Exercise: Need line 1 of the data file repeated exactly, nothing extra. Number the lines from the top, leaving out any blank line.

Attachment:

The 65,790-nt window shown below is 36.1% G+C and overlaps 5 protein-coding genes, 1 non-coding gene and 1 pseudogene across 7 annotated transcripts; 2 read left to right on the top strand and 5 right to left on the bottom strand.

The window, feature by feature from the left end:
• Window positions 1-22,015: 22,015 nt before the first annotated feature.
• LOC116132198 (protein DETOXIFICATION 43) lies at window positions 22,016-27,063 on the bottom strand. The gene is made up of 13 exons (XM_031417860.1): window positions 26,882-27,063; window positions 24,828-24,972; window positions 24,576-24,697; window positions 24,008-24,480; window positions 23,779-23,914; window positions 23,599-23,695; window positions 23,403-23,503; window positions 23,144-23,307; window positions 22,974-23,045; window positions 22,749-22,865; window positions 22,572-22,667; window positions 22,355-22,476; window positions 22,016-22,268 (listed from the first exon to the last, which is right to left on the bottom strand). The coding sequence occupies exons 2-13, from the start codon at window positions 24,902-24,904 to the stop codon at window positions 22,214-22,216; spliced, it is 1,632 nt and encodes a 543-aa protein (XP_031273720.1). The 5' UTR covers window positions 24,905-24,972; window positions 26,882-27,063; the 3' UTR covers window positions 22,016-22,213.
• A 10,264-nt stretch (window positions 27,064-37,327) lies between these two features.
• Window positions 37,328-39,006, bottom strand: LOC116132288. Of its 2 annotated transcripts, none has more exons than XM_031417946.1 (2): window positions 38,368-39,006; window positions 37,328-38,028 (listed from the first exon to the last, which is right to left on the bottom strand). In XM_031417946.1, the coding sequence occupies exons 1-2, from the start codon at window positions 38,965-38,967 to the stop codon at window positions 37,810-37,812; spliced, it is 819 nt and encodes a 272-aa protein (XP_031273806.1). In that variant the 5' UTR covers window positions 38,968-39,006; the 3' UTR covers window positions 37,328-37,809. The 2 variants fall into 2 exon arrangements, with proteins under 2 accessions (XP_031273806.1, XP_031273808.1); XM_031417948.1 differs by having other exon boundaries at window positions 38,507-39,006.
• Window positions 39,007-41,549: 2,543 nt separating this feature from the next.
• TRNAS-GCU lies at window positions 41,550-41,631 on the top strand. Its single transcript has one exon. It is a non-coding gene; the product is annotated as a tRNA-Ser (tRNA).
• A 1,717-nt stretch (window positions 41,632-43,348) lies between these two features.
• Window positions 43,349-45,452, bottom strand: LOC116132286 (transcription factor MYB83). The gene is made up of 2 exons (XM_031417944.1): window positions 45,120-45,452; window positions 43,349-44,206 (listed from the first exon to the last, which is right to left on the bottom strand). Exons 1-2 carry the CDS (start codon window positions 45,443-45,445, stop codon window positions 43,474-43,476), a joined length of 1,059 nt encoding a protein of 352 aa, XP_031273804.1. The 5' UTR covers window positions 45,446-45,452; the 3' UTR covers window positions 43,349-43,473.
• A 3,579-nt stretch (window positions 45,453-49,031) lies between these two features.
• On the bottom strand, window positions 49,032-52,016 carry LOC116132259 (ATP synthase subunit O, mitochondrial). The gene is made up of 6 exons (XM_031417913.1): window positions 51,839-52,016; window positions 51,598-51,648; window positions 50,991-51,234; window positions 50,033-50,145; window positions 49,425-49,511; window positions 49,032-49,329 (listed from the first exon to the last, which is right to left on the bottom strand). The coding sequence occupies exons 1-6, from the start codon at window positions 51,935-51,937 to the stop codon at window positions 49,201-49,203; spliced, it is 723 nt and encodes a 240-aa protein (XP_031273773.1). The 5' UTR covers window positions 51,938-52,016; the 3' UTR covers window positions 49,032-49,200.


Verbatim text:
The 65,790-nt window shown below is 36.1% G+C and overlaps 5 protein-coding genes, 1 non-coding gene and 1 pseudogene across 7 annotated transcripts; 2 read left to right on the top strand and 5 right to left on the bottom strand.